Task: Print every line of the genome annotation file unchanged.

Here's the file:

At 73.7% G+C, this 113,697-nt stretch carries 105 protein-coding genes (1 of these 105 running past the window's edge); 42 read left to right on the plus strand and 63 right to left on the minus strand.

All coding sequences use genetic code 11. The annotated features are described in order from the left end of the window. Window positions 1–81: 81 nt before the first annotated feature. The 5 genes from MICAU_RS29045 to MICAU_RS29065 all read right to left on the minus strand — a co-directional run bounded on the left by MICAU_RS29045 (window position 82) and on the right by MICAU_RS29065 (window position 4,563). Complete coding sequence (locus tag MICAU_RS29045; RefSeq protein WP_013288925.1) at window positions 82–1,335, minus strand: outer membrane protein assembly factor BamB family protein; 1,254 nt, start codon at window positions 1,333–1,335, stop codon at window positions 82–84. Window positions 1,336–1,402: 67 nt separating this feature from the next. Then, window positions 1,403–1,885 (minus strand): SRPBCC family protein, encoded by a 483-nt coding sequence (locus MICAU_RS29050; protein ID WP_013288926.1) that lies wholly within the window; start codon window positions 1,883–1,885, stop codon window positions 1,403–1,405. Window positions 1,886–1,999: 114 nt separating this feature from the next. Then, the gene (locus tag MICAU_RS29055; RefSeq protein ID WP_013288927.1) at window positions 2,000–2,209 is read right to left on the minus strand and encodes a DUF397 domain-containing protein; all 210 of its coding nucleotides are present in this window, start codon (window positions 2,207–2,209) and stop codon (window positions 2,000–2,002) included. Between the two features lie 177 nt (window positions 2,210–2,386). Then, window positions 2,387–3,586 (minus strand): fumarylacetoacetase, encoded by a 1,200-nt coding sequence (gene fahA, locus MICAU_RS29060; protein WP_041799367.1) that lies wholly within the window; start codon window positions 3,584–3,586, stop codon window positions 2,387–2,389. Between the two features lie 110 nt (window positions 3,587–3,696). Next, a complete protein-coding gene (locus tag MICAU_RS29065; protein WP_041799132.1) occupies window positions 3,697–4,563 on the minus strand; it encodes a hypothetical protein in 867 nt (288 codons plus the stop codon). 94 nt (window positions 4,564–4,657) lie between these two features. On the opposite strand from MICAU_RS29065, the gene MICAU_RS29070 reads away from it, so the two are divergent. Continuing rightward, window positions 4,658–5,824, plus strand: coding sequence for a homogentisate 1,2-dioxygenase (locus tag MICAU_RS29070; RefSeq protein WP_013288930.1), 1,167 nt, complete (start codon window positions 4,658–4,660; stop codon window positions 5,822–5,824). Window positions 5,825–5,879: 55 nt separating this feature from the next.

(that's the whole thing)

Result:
At 73.7% G+C, this 113,697-nt stretch carries 105 protein-coding genes (1 of these 105 running past the window's edge); 42 read left to right on the plus strand and 63 right to left on the minus strand.

All coding sequences use genetic code 11. The annotated features are described in order from the left end of the window. Window positions 1–81: 81 nt before the first annotated feature. The 5 genes from MICAU_RS29045 to MICAU_RS29065 all read right to left on the minus strand — a co-directional run bounded on the left by MICAU_RS29045 (window position 82) and on the right by MICAU_RS29065 (window position 4,563). Complete coding sequence (locus tag MICAU_RS29045; RefSeq protein WP_013288925.1) at window positions 82–1,335, minus strand: outer membrane protein assembly factor BamB family protein; 1,254 nt, start codon at window positions 1,333–1,335, stop codon at window positions 82–84. Window positions 1,336–1,402: 67 nt separating this feature from the next. Then, window positions 1,403–1,885 (minus strand): SRPBCC family protein, encoded by a 483-nt coding sequence (locus MICAU_RS29050; protein ID WP_013288926.1) that lies wholly within the window; start codon window positions 1,883–1,885, stop codon window positions 1,403–1,405. Window positions 1,886–1,999: 114 nt separating this feature from the next. Then, the gene (locus tag MICAU_RS29055; RefSeq protein ID WP_013288927.1) at window positions 2,000–2,209 is read right to left on the minus strand and encodes a DUF397 domain-containing protein; all 210 of its coding nucleotides are present in this window, start codon (window positions 2,207–2,209) and stop codon (window positions 2,000–2,002) included. Between the two features lie 177 nt (window positions 2,210–2,386). Then, window positions 2,387–3,586 (minus strand): fumarylacetoacetase, encoded by a 1,200-nt coding sequence (gene fahA, locus MICAU_RS29060; protein WP_041799367.1) that lies wholly within the window; start codon window positions 3,584–3,586, stop codon window positions 2,387–2,389. Between the two features lie 110 nt (window positions 3,587–3,696). Next, a complete protein-coding gene (locus tag MICAU_RS29065; protein WP_041799132.1) occupies window positions 3,697–4,563 on the minus strand; it encodes a hypothetical protein in 867 nt (288 codons plus the stop codon). 94 nt (window positions 4,564–4,657) lie between these two features. On the opposite strand from MICAU_RS29065, the gene MICAU_RS29070 reads away from it, so the two are divergent. Continuing rightward, window positions 4,658–5,824, plus strand: coding sequence for a homogentisate 1,2-dioxygenase (locus tag MICAU_RS29070; RefSeq protein WP_013288930.1), 1,167 nt, complete (start codon window positions 4,658–4,660; stop codon window positions 5,822–5,824). Window positions 5,825–5,879: 55 nt separating this feature from the next.